Aug 13, 11:48 by Nader Elhefnawy
Agreed about the publicity for BSG. It was truly pathetic and stupid (as I've written in many of my articles), which was oddly apt given that the show was such medicore SF.

I grew up taking the stickers for granted, too, though I think the ones my library uses now omit the graphic-and yeah, that kind of thing's always porous.

I do think the "speculative" label has its uses, but also its pitfalls-which I think quickly become apparent when one watches the stuff gathered together under the heading on the Sci-Fi Channel for any length of time (far too much C-grade horror, and now reality shows and wrestling); and would share your relief at Oprah staying far, far away.

I haven't previously read (or located) Card's essay, yet, but will look into it, having written at length about that issue myself.
Aug 14, 21:06 by Daniel M. Kimmel
I'm going to take a slightly different angle. I don't dispute anything you said (and am, sadly, all too aware of how the bean counters have taken over publishing) but as a film critic and as someone who teaches film at the college level, I feel genre is alive and well and not just as a marketing tool.

I made a point in my review of the movie of "The Time Traveler's Wife" that, of course, it's SF. And that its focus on characters and relationships proves it's *good* SF. I agree with observers like you and David Langford that there's a lot of snobbery and misinformation out there among mainstream critics and journalists, but when I look at the top 25 or top 50 box office hits of all time, it's hard to argue that SF is dead. Indeed, this is shaping up to be an outstanding year for SF film.

So I don't believe SF is going away. It may be redefined. It may overlap with other genres (as if that hasn't happened before) but it's alive and well in books, on TV, and on the big screen. And genre remains a useful *tool* -- not an end in itself -- in categorizing our expectations and our experiences with a given work.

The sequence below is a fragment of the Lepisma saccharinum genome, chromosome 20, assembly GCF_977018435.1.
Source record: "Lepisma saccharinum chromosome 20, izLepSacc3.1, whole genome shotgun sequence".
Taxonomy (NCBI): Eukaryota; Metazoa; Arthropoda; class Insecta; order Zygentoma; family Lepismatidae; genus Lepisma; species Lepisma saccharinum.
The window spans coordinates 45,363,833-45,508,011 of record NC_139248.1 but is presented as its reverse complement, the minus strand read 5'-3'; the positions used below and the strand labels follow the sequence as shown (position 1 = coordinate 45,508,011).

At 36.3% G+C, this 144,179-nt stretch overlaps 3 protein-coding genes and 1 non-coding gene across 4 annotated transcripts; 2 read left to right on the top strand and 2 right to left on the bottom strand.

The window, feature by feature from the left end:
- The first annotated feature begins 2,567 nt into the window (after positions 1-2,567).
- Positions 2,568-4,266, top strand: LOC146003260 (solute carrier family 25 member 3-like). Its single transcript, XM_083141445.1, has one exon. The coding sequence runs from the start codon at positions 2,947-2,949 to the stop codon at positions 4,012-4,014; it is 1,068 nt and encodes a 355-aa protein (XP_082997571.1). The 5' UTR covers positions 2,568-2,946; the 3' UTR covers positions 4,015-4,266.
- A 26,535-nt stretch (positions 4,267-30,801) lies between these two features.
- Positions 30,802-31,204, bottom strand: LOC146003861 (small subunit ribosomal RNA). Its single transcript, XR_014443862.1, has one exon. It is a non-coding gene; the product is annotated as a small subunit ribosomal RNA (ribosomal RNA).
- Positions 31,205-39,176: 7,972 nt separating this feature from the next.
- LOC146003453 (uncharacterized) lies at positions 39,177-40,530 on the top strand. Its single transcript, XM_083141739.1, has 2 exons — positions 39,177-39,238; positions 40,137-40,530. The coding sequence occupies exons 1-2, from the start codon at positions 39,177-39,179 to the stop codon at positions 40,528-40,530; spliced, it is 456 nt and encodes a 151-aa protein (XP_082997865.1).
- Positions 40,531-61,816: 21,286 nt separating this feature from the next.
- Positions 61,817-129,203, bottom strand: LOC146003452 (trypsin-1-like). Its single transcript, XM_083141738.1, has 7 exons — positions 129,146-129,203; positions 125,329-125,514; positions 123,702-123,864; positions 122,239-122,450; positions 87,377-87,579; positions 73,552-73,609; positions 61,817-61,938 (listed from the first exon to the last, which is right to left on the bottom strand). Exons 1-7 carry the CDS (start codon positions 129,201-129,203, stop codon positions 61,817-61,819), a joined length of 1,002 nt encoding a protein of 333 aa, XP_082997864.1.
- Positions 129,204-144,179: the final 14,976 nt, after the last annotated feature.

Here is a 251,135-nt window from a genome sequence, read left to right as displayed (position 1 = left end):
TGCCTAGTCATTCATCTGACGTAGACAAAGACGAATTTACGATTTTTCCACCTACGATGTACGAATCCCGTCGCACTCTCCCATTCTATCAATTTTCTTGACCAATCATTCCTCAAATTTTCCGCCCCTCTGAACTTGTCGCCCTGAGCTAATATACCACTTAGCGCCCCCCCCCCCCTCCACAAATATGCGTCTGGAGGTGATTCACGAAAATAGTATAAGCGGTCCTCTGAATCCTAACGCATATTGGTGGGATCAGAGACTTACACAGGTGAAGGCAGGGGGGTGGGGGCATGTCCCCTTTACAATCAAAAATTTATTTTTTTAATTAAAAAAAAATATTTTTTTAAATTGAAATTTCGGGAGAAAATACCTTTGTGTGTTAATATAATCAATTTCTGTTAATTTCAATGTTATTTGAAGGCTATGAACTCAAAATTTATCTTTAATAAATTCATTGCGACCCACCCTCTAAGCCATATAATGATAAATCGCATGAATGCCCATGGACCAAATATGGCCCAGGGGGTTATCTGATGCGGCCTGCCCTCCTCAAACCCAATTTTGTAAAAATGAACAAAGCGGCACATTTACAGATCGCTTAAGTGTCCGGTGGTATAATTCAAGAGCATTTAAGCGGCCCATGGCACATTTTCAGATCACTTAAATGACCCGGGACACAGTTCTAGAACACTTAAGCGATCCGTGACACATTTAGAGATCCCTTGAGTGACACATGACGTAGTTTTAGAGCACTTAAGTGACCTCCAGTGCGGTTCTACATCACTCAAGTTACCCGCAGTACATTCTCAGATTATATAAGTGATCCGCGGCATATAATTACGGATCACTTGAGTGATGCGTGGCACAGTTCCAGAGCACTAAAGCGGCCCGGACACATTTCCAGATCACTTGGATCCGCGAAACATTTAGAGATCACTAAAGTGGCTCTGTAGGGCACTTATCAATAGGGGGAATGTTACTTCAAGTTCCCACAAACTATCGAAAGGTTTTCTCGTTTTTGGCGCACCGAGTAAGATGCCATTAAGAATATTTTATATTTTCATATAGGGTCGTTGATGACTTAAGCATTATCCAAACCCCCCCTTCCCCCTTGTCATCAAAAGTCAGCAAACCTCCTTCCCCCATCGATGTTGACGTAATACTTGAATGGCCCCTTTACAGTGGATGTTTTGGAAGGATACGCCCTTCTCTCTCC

Aug 18, 07:39 by Kaylene McInnes
There is of course another 'Genre' for the works of Mr Brown and the likes. Those books that are poorly written and have no literary value whatsoever. its called Collective, Raping, All, Personalities or C.R.A.P.

But i say good luck to him and his millions, it inspires some that may in the future be able to write a classic.

Andrew McInnes
Sep 4, 18:47 by Marta Murvosh
Regarding "... we should shelve the J.D. Robb books and Jasper Fforde and Linnea Sinclair in the SF section," it's already happening at least in my corner of the Northwest.

My local Borders Express here is Skagit County, Wa., has been shelving urban fantasies in both SF and romance and paranormal/SF romance in SF as well as romance for several months.

The manager, Shane, who loves SF, told me that this cross pollination has increased his sales in both sections.

His store is unusual in that SF outsells romance. The sailors at the nearby Navy base love SF and they stock up before they leave for those nine- to 12-month deployments.

Also, Shane and Pam owner of The Tattered Page, our local independent used/new bookseller refer their customers to each other adding to the cross pollination.
Jan 3, 04:12 by 18k@johnlunn.com
As a YA SF writer, I hope we aren't going extinct!
I know the genre has troubles but there is time and room for inclusion. Of course...I don't mind being recategorized as dypeptic or whatever. As long as the kids can enjoy my books.